I mentioned before that Go’s html/template package does encoding based on the context of the code, and in this section we are going to demonstrate what that encoding actually looks like in different contexts. Create another template named context.gohtml and add the following code to it.

{{.Title}}
{{.HTML}}
{{.SafeHTML}}
{{.}}


<a title="{{.Title}}">
<a title="{{.HTML}}">

<a href="{{.HTML}}">
<a href="?q={{.HTML}}">
<a href="{{.Path}}">
<a href="?q={{.Path}}">

<!-- Encoding even works on non-string values! -->
<script>
  var dog = {{.Dog}};
  var map = {{.Map}};
  doWork({{.Title}});
</script>

Then update main.go to have the following code.

package main

import (
	"html/template"
	"os"
)

type Test struct {
	HTML     string
	SafeHTML template.HTML
	Title    string
	Path     string
	Dog      Dog
	Map      map[string]string
}

type Dog struct {
	Name string
	Age  int
}

func main() {
	t, err := template.ParseFiles("context.gohtml")
	if err != nil {
		panic(err)
	}

	data := Test{
		HTML:     "<h1>A header!</h1>",
		SafeHTML: template.HTML("<h1>A Safe header</h1>"),
		Title:    "Backslash! An in depth look at the \"\\\" character.",
		Path:     "/dashboard/settings",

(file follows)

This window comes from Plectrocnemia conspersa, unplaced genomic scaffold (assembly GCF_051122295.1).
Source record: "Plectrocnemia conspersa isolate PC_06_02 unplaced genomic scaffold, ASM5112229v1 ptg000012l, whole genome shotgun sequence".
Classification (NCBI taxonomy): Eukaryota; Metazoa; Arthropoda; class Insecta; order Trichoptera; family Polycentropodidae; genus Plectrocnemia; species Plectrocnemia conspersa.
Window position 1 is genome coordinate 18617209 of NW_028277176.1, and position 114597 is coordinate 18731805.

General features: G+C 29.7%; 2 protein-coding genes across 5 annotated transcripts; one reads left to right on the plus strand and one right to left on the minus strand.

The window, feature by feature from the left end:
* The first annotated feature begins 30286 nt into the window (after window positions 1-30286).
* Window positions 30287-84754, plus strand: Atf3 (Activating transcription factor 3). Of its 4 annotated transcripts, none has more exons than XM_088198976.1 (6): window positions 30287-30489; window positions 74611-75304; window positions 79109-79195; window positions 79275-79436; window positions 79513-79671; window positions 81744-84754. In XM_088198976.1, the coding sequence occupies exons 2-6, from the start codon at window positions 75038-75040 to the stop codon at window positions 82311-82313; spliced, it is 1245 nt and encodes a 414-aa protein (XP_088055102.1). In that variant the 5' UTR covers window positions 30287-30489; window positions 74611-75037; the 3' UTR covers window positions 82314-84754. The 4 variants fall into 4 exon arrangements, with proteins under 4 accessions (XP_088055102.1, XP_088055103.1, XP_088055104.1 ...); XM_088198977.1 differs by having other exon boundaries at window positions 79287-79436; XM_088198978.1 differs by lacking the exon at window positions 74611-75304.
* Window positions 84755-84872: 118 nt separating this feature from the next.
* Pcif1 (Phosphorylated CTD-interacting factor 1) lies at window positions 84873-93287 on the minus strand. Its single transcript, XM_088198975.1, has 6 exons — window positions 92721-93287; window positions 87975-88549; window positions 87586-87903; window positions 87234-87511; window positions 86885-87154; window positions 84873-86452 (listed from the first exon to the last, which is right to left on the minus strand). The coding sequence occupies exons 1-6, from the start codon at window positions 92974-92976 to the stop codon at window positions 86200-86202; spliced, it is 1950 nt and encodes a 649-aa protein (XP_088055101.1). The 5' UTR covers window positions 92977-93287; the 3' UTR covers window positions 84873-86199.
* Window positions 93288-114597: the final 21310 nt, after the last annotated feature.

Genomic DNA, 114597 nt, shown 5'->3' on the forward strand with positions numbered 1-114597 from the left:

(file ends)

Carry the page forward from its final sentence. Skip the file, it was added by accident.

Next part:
Dog:      Dog{"Fido", 6},
		Map: map[string]string{
			"key":       "value",
			"other_key": "other_value",
		},
	}

	err = t.Execute(os.Stdout, data)
	if err != nil {
		panic(err)
	}
}

Then go ahead and run your code with go run main.go. You should see output that looks like this:

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Backslash! An in depth look at the &#34;\&#34; character.
&lt;h1&gt;A header!&lt;/h1&gt;
<h1>A Safe header</h1>
{&lt;h1&gt;A header!&lt;/h1&gt; &lt;h1&gt;A Safe header&lt;/h1&gt; Backslash! An in depth look at the &#34;\&#34; character. /dashboard/settings {Fido 6} map[key:value other_key:other_value]}

<a title="Backslash! An in depth look at the &#34;\&#34; character.">
<a title="&lt;h1&gt;A header!&lt;/h1&gt;">

<a href="%3ch1%3eA%20header!%3c/h1%3e">
<a href="?q=%3ch1%3eA%20header%21%3c%2fh1%3e">
<a href="/dashboard/settings">
<a href="?q=%2fdashboard%2fsettings">

<script>
  var dog = {"Name":"Fido","Age":6};
  var map = {"key":"value","other_key":"other_value"};
  doWork("Backslash! An in depth look at the \"\\\" character.");
</script>

There is a lot going on here, so lets take a minute to look it over. We’ll start with the first four lines.

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Backslash! An in depth look at the &#34;\&#34; character.
&lt;h1&gt;A header!&lt;/h1&gt;
<h1>A Safe header</h1>